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Appropriate Perspectives for Health Care Decisions

Author

Listed:
  • Karl Claxton

    (Centre for Health Economics, University of York, UK and Department of Economics and Related Studies, University of York, UK)

  • Simon Walker

    (Centre for Health Economics, University of York, UK)

  • Steven Palmer

    (Centre for Health Economics, University of York, UK)

  • Mark Sculpher

    (Centre for Health Economics, University of York, UK)

Abstract

NICE uses cost-effectiveness analysis to compare the health benefits expected to be gained by using a technology with the health that is likely to be forgone due to additional costs falling on the health care budget and displacing other activities that improve health. This approach to informing decisions will be appropriate if the social objective is to improve health, the measure of health is adequate and the budget for health care can reasonably be regarded as fixed. If NICE were to recommend a broader =societal perspective‘, wider effects impacting on other areas of the public sector and the wider economy would be formally incorporated into analyses and decisions. The problem for policy is that, in the face of budgets legitimately set by government, it is not clear how or whether a societal perspective can be implemented, particularly if transfers between sectors are not possible. It poses the question of how the trade-offs between health, consumption and other social arguments, as well as the valuation of market and non market activities, ought to be undertaken.

Suggested Citation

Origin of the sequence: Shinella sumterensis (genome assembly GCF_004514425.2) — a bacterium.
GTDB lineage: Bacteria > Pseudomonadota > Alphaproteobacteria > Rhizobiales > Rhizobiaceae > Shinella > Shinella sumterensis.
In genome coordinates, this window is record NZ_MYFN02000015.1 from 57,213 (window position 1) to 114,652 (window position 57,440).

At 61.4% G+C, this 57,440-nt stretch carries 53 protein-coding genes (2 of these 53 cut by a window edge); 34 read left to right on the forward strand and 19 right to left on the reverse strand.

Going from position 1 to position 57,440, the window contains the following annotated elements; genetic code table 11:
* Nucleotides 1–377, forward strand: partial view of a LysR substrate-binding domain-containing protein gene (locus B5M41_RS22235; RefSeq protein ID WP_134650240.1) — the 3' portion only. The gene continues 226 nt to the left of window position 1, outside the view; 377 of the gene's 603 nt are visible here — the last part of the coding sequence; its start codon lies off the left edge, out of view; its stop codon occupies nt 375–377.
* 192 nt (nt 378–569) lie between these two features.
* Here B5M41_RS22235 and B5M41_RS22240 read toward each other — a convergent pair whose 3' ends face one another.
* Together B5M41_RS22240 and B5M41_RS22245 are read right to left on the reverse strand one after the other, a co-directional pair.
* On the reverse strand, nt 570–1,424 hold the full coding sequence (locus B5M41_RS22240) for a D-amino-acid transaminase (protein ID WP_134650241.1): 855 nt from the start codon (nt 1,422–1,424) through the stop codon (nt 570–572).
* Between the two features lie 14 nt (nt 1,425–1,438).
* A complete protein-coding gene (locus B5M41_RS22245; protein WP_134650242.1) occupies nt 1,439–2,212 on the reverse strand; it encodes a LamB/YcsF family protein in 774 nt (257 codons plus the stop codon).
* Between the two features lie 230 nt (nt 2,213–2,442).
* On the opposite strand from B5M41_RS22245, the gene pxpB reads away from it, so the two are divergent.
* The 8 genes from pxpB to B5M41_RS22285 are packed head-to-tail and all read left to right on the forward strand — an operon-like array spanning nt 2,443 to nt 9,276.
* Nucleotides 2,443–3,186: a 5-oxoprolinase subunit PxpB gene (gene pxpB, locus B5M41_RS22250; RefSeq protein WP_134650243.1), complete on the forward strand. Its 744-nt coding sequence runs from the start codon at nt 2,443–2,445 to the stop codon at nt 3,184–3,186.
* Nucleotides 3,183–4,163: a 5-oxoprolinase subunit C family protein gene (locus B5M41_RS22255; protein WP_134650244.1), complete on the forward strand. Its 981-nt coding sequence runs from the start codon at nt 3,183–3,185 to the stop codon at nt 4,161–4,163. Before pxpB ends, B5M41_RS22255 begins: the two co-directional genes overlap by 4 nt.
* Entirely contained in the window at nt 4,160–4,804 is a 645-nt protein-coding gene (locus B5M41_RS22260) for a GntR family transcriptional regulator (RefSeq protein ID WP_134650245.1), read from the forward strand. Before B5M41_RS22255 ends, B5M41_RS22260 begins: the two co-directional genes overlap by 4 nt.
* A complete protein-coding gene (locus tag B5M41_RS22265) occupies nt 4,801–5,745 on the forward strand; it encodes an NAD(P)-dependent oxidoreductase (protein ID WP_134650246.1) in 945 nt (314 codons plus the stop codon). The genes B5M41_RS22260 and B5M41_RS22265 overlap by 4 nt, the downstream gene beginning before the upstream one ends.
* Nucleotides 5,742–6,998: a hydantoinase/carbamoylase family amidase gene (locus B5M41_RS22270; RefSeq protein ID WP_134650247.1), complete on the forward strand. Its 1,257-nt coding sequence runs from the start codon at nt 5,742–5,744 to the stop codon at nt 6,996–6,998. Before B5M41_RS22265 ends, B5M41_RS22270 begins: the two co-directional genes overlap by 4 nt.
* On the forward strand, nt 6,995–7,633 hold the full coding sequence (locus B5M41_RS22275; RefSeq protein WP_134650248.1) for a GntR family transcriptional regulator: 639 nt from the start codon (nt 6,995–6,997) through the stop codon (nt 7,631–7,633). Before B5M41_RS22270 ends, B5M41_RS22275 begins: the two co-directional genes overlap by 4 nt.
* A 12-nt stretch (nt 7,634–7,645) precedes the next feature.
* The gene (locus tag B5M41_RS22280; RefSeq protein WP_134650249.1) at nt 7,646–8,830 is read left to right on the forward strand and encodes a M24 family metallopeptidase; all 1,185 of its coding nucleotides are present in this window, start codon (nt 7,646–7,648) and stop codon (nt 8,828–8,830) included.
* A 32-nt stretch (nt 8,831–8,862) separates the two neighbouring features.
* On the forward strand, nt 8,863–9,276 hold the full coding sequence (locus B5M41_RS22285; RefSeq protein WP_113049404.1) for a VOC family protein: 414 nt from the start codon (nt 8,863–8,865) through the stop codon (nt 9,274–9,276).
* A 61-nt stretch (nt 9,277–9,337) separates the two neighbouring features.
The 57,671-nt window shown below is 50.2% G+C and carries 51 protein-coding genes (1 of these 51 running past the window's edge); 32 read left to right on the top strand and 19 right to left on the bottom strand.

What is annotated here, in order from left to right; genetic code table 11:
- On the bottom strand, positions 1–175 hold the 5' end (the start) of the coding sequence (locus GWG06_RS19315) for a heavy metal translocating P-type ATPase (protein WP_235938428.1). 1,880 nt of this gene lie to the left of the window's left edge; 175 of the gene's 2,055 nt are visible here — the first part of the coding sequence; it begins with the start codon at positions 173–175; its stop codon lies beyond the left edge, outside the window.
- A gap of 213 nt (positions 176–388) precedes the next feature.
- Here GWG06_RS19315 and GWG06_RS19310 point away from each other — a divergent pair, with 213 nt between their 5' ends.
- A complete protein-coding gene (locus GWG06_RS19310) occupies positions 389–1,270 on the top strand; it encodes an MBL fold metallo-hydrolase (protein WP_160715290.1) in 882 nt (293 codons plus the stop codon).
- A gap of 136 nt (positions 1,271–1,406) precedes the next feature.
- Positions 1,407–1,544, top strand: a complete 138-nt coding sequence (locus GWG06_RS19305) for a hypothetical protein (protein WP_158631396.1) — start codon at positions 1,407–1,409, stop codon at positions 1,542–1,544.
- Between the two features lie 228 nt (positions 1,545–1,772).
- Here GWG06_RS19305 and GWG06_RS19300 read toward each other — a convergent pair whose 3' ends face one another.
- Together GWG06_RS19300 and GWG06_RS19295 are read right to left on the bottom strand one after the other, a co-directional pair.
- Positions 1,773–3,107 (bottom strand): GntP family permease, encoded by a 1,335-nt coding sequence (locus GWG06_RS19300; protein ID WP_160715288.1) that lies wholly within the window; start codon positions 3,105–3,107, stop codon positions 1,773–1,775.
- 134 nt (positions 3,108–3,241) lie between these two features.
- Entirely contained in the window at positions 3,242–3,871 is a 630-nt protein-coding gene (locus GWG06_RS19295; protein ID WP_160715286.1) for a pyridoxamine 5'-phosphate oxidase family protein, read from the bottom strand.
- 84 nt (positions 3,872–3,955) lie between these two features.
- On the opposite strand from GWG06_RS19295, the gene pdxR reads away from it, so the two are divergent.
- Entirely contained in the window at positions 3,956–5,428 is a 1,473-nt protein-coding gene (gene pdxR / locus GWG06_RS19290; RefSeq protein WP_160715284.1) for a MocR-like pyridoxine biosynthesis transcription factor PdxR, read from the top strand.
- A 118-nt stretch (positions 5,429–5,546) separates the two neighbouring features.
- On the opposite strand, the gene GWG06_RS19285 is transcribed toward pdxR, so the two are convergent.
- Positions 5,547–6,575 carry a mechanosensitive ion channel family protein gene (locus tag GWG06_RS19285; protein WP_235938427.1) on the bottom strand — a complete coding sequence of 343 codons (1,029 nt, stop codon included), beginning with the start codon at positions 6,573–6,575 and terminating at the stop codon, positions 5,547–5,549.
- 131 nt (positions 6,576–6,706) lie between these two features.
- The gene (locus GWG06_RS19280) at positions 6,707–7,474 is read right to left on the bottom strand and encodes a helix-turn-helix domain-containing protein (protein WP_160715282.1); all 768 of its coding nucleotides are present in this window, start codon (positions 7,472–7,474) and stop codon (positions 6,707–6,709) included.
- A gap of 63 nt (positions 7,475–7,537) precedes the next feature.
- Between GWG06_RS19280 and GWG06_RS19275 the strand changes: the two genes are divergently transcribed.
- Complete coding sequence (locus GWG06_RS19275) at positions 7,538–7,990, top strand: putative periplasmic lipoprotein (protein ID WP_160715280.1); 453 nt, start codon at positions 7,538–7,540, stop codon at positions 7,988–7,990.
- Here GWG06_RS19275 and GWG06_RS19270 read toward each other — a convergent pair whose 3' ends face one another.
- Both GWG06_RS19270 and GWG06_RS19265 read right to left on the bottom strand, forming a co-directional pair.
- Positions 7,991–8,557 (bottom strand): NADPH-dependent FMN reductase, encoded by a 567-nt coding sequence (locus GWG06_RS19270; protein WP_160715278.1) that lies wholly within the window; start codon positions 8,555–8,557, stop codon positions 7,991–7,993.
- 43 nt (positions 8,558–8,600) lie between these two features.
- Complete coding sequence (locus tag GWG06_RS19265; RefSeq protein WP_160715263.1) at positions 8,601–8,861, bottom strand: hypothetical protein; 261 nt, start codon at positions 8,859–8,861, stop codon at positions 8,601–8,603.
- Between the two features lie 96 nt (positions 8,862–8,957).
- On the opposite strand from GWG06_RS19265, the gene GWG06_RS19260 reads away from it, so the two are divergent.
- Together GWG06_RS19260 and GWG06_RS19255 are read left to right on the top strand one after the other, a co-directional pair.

• Karl Claxton & Simon Walker & Steven Palmer & Mark Sculpher, 2010. "Appropriate Perspectives for Health Care Decisions," Working Papers 054cherp, Centre for Health Economics, University of York.
  • Handle: RePEc:chy:respap:54cherp
    as

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    File URL: http://www.york.ac.uk/media/che/documents/papers/researchpapers/rp54_appropriate_perspectives_for_health_care_decisions.pdf
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    References listed on IDEAS

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    Citations

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    Cited by:

    1. Krol, Marieke & Brouwer, Werner, 2015. "Unpaid work in health economic evaluations," Social Science & Medicine, Elsevier, vol. 144(C), pages 127-137.
    2. Bonny Parkinson & Stephen Goodall & Richard Norman, 2013. "Measuring the Loss of Consumer Choice in Mandatory Health Programmes Using Discrete Choice Experiments," Applied Health Economics and Health Policy, Springer, vol. 11(2), pages 139-150, April.
    3. Marieke Krol & Jocé Papenburg & Siok Swan Tan & Werner Brouwer & Leona Hakkaart, 2016. "A noticeable difference? Productivity costs related to paid and unpaid work in economic evaluations on expensive drugs," The European Journal of Health Economics, Springer;Deutsche Gesellschaft für Gesundheitsökonomie (DGGÖ), vol. 17(4), pages 391-402, May.